Financial Inclusion: The £3.63 problem and free access to cash

In this blog we take a look at the publication of the LINK Consumer Council’s Annual Report for 2021 which provides some interesting insights into financial inclusion in the UK.

The report summarises the work done in 2021 by the LINK Scheme Ltd Consumer Council who advise LINK on all their financial inclusion work, and has spearheaded the introduction of cash at the till as well. 

You can read the full report here: but this newsletter provides a quick summary of the seven aspects of LINK’s financial inclusion activity.

1: Financial Inclusion in numbers

LINK have been actively involved in protecting theUK’s ATM footprint and improving free cash access for communities across the country:

Source: LINK

2: Access to cash remains an important part of the UK’s payment mix

Although LINK does not expect cash use to return to the levels seen before the pandemic around five million people in the UK still rely on cash:

Despite a drop in cash usage, around five million people still rely on cash. For this reason, it is more important than ever that the industry comes together to support better cash access

Tracey Graham, LINK Consumer Council

3: Consumers are choosing new ways to pay

Withdrawals from LINK cash machines are down more than 40% compared to before COVID-19, as people have chosen new ways to pay:

Source: LINK


4: Addressing the £3.63 problem

Mike Chambers using Cashback Without Purchase at The Offie in Tiptree, Essex

For many cash-users, withdrawing a round figure of £10 or £20 is second nature, but there are many others who need a much smaller and sometimes specific amount and are unable to access it – what has become known as “the £3.63 problem”.

Following a successful 12-month pilot, LINK, the UK’s largest cash machine network, is rolling out “Cashback Without Purchase” across the UK. It is already live in over 1,000 locations.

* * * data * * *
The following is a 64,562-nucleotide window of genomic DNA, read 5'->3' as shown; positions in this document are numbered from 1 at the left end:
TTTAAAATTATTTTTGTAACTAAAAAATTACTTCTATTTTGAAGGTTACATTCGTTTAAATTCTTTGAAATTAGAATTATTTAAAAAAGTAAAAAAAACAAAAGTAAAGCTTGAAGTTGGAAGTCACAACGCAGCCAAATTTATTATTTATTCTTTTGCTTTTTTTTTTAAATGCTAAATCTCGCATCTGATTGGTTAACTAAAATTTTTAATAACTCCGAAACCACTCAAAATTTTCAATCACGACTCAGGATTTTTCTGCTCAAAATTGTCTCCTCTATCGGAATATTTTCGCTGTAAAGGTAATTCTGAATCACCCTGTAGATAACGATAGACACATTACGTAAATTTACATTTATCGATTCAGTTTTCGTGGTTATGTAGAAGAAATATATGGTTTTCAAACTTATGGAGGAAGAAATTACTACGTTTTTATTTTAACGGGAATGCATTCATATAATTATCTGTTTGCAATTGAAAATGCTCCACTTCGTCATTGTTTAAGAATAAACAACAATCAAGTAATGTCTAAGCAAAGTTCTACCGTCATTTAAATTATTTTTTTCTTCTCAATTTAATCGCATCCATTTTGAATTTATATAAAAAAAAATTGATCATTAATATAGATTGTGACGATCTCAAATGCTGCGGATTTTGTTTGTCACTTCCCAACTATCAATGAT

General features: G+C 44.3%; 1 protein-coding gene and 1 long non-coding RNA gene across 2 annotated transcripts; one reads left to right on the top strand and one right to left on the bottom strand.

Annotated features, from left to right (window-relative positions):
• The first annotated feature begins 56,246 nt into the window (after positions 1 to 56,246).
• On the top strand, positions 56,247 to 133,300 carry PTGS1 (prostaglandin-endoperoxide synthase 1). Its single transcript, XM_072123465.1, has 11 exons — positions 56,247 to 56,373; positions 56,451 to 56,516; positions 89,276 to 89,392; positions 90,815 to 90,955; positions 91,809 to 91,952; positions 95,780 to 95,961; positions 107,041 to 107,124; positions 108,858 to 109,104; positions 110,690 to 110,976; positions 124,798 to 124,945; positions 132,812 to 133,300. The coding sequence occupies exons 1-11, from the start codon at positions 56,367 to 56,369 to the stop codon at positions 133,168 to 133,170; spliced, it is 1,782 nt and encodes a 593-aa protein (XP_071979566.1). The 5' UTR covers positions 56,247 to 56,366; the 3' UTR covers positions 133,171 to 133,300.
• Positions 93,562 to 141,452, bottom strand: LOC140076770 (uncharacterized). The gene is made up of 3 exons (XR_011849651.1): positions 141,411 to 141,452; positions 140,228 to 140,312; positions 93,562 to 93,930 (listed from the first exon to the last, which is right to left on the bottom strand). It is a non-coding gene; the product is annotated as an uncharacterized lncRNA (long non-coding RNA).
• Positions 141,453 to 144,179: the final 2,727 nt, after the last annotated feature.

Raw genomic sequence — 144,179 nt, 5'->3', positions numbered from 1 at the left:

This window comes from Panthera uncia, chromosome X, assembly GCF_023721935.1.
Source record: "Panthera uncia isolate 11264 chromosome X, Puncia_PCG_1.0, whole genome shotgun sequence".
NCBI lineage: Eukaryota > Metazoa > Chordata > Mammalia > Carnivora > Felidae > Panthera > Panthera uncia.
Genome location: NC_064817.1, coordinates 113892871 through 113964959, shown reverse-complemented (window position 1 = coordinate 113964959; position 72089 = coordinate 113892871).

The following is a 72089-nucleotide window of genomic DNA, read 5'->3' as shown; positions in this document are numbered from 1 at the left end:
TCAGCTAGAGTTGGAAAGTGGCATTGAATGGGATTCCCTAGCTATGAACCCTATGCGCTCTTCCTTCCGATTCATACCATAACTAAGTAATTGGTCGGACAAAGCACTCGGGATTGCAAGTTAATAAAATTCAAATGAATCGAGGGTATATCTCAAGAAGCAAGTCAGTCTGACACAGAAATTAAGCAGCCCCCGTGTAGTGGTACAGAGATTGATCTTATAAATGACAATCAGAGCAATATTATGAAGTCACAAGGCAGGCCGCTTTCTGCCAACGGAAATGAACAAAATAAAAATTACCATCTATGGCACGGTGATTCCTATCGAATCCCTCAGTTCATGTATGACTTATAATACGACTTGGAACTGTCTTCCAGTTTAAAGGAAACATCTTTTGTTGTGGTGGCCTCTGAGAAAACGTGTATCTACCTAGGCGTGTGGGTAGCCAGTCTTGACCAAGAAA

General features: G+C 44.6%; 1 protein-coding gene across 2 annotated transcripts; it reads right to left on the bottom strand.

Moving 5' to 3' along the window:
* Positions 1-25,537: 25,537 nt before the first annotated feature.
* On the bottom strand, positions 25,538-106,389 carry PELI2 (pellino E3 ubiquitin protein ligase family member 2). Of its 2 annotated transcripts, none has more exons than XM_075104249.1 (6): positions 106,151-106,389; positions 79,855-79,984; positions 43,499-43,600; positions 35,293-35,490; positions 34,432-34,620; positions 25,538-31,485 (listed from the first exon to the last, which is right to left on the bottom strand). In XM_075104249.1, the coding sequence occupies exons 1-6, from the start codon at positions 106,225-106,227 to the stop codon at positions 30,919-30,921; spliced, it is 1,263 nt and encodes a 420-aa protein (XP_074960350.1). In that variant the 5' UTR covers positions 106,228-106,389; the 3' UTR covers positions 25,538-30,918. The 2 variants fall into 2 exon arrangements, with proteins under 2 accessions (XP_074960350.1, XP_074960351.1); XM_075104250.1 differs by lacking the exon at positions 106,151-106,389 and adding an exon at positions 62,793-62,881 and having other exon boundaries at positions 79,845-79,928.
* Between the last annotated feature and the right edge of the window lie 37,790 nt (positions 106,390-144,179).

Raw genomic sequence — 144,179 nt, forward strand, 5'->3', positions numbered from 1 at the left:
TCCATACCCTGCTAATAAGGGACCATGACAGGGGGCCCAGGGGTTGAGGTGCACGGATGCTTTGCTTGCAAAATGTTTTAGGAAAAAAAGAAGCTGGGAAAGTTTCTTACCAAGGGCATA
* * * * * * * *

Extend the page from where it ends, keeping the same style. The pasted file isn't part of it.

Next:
This initiative means consumers will be able to withdraw cash or check balances in smaller shops without the need to buy an item in-store or pay a fee, providing a valuable new way to access cash on the High Street.

Cashback without a purchase has the potential to be a valuable facility to cash users, and to play an important role in the UK’s cash infrastructure.

John Glen, Economic Secretary to the Treasury

Source: LINK

More: Cashback Without Purchase.

5: COVID-19 Looms Large

COVID-19 caused a sudden shift in our relationship with cash. As shops shut down, usage of the network dropped rapidly. At the height of the first lockdown, cash withdrawals at LINK ATMs were down as much as 80% in some areas and transactions are unlikely to return to 2019 levels.

The drop in the use of cash has not been the same everywhere across the UK and it is clear that that the most deprived communities across the UK continue to rely on cash the most (20% vs 40%).

Source: LINK

And while we are visiting cash machines less often, we are taking out more cash each time we go. Since the pandemic hit, the average withdrawal is more than £10 higherat LINK’s ATMs than in 2019:

Source: LINK

6: Free to use cash machines are expanding

LINK has now funded over 100 free-to-use cash machines in communities that previously struggled to access cash.

LINK has spoken to consumers and identified existing locations for them and, where there has been a problem, visited to learn about the issue in more detail. As a result of this work, over 70 communities now have free cash access that didn’t before.

LINK has published an interactive map featuring the communities where it has funded a new free ATM. This shows the location of the 100+ machines installed so far through LINK’s direct commissioning activity.

Over £75 million has now been withdrawn from those machines. In many cases, people would previously have had to either pay for cash access or travel to get cash.

7: Protecting the ATM footprint

Source: LINK

Since 2018, LINK has been tasked with preserving the geographic spread of ATMs. To do that, it protects free-to-use ATMs that have no alternative for one kilometre and subsidises those in specific deprived areas.

LINK does this by paying additional interchange to protected ATMs, and providing low volume premiums of up to £2.75 to ATMs that have low numbers of transactions.

Over the past three years, the number of free ATMs has reduced by 25%. However, there remains good access to cash across the country. LINK’s financial inclusion work is a key reason behind the fact that over 85% of people live within one kilometre of a free cash machine, as it supports ATMs that may otherwise be under threat of removal.

More about cash 

If you are interested in the use of cash in an increasingly digital (payments) society you might find these additional resources helpful:

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